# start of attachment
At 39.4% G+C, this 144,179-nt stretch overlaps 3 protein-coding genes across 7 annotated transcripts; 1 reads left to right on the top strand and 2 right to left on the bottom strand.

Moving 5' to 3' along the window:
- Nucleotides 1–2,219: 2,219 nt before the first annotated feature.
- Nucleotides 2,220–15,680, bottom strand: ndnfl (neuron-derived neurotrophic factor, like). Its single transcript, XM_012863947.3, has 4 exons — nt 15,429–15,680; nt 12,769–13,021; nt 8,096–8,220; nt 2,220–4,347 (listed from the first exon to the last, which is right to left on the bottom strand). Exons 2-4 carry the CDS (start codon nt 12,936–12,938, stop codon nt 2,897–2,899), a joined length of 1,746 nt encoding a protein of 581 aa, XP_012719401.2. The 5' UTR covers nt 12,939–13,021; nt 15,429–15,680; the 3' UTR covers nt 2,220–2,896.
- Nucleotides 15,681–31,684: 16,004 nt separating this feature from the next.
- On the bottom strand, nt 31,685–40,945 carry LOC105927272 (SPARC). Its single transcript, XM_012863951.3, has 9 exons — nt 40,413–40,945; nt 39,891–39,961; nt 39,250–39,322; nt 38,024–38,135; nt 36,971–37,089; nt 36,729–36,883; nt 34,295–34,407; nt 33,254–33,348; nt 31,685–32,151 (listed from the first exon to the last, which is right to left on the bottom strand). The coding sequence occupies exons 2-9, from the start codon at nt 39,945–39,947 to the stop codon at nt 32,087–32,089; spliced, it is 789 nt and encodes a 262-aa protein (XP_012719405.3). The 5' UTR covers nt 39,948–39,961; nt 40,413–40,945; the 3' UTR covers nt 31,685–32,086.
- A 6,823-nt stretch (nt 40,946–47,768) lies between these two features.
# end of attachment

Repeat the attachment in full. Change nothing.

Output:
At 39.4% G+C, this 144,179-nt stretch overlaps 3 protein-coding genes across 7 annotated transcripts; 1 reads left to right on the top strand and 2 right to left on the bottom strand.

Moving 5' to 3' along the window:
- Nucleotides 1–2,219: 2,219 nt before the first annotated feature.
- Nucleotides 2,220–15,680, bottom strand: ndnfl (neuron-derived neurotrophic factor, like). Its single transcript, XM_012863947.3, has 4 exons — nt 15,429–15,680; nt 12,769–13,021; nt 8,096–8,220; nt 2,220–4,347 (listed from the first exon to the last, which is right to left on the bottom strand). Exons 2-4 carry the CDS (start codon nt 12,936–12,938, stop codon nt 2,897–2,899), a joined length of 1,746 nt encoding a protein of 581 aa, XP_012719401.2. The 5' UTR covers nt 12,939–13,021; nt 15,429–15,680; the 3' UTR covers nt 2,220–2,896.
- Nucleotides 15,681–31,684: 16,004 nt separating this feature from the next.
- On the bottom strand, nt 31,685–40,945 carry LOC105927272 (SPARC). Its single transcript, XM_012863951.3, has 9 exons — nt 40,413–40,945; nt 39,891–39,961; nt 39,250–39,322; nt 38,024–38,135; nt 36,971–37,089; nt 36,729–36,883; nt 34,295–34,407; nt 33,254–33,348; nt 31,685–32,151 (listed from the first exon to the last, which is right to left on the bottom strand). The coding sequence occupies exons 2-9, from the start codon at nt 39,945–39,947 to the stop codon at nt 32,087–32,089; spliced, it is 789 nt and encodes a 262-aa protein (XP_012719405.3). The 5' UTR covers nt 39,948–39,961; nt 40,413–40,945; the 3' UTR covers nt 31,685–32,086.
- A 6,823-nt stretch (nt 40,946–47,768) lies between these two features.